Not being able to pay for any of those things without having to convert Dogecoin back into USD and being subject to rapidly changing market conditions is the real-world definition of cryptocurrency risk. And so the strategy of choice for mitigating it is to simply never pay for any of these services in Dogecoin – set the price for all of your goods in USD and let the customers take the currency risk at the point of sale.
However, that strategy ultimately limits the utility and value of the cryptocurrency to business-to-consumer transactions only – still really useful, but also makes the USD / Dogecoin exchange rate the sole determinant of the currency’s value, since prices for goods are still really set in USD.
An alternative and much more interesting approach is to start selling business-to-business services in Dogecoin directly. It’s a process that will take much more time to develop (decades) but it ultimately leads to a path where the value of Dogecoin goods can be wholly priced in cryptocurrency. And therefore: leads to a day when the value of Dogecoin is based off of its buying power indexed to real goods and services, not speculation.
I run a B2B startup at the moment - MarkedUp Analytics; if I could pay my (considerable) Amazon Web Services bill in Dogecoin alone and there were tools available to make it easy for my accounting firm to reconcile Dogecoin-based transactions in Quickbooks, I’d be in.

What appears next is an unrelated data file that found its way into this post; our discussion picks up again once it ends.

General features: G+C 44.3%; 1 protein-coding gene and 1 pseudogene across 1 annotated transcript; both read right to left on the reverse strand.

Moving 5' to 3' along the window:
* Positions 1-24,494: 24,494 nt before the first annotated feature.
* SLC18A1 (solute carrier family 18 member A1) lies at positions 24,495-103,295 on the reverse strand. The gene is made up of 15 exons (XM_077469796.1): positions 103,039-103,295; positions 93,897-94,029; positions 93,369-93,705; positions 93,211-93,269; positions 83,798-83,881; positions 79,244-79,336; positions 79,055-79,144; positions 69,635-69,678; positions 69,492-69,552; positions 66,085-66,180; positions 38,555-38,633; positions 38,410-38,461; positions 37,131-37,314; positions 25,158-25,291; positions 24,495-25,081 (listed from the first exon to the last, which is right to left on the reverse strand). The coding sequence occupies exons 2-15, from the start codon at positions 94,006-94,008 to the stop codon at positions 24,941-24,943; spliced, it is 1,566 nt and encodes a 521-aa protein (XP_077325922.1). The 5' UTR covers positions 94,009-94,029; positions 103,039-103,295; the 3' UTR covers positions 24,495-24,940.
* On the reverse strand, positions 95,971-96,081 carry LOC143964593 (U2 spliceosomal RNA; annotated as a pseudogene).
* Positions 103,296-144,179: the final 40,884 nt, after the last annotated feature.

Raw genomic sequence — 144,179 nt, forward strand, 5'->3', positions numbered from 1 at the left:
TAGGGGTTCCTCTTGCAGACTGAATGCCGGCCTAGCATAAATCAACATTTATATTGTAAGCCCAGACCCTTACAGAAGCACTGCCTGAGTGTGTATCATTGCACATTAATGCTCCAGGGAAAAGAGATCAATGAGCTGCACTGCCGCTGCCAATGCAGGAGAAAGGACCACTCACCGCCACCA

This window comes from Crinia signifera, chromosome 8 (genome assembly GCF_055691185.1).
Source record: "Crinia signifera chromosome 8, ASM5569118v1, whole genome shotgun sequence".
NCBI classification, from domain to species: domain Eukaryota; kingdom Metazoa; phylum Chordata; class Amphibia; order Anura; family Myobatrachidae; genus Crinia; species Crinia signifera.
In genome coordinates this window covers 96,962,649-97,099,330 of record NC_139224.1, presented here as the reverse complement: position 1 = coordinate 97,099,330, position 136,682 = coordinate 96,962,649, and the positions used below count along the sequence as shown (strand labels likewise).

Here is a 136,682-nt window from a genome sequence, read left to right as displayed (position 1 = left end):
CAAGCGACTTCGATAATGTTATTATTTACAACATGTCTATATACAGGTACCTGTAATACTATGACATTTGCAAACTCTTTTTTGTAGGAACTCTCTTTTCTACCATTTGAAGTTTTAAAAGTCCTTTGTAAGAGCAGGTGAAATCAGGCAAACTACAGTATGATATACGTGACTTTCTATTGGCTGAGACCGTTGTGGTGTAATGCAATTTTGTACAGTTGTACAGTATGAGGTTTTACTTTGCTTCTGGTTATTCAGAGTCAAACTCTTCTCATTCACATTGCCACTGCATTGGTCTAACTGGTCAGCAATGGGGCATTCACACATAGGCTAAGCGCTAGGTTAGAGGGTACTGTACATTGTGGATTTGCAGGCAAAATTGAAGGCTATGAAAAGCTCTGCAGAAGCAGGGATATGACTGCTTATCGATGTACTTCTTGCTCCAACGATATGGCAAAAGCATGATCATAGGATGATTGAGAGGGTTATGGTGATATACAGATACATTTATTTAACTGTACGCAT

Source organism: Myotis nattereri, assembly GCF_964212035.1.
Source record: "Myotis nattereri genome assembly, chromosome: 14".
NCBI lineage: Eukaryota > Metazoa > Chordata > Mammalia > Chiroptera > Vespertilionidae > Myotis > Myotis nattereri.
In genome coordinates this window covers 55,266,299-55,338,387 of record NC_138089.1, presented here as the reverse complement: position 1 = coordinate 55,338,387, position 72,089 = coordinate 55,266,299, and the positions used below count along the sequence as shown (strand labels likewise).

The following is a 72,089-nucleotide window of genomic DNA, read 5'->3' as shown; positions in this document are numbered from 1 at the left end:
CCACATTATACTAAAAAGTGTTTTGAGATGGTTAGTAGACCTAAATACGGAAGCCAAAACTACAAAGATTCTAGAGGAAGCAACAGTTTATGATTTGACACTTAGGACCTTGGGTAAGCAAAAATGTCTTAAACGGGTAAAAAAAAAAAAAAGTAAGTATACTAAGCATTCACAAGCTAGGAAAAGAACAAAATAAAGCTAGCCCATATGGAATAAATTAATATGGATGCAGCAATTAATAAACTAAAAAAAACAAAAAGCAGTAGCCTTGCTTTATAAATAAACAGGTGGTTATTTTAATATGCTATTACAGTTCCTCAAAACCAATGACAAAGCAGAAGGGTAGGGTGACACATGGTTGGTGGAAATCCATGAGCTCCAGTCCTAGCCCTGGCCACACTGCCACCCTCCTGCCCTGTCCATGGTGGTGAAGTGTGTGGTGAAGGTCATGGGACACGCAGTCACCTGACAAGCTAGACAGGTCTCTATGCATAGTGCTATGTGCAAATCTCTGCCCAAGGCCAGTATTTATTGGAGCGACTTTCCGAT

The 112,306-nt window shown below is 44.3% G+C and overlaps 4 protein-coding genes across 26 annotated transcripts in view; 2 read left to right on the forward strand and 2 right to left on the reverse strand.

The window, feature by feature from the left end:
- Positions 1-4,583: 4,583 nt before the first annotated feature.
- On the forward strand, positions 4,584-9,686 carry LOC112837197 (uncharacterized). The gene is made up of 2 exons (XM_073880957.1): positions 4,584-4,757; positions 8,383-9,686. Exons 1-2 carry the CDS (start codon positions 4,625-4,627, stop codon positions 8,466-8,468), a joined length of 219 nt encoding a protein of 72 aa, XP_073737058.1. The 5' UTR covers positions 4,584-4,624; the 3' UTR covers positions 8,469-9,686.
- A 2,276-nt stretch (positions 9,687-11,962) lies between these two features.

Growing a B2B Dogecoin ecosystem from the ground up can be bootstrapped. It starts with a few SaaS products that make it easy to do order fulfillment and process transactions – Moolah has already made massive strides on that front. Immediately after that comes accounting tools – something as simple as a bank statement plus historical fiat fair market values is probably all that’s needed until the ecosystem grows. Those are the basics that businesses selling to consumers need.
From there, the next best place to enter is marketing and advertising services – and I would start by building marketing / advertising services that make it easy for businesses to find consumers who are want to pay with Dogecoin.
Trying to get MailChimp or MarkedUp to accept Doge is the wrong place to begin – focus on building advertising networks or product listing services that make it easy for the early adopter businesses to find Dogecoin customers. Because from there, you can get a virtuous cycle that can start growing the ecosystem based off of its own organic growth, rather than hit-driven PR and speculation.
From there, if the segment of customers “willing and able to pay in Dogecoin” grows sustainably, anything is possible. Cracking the really tough nuts, like paying salary or buying real-estate with Dogecoin, will take many years of consistent growth in order to be achievable.
Dogecoin is entering a phase now where the first business-to-business services need to emerge in order to help support the business-to-consumer companies selling coffee, Steam keys, and the like. That’s how the long view of the ecosystem becomes realizable.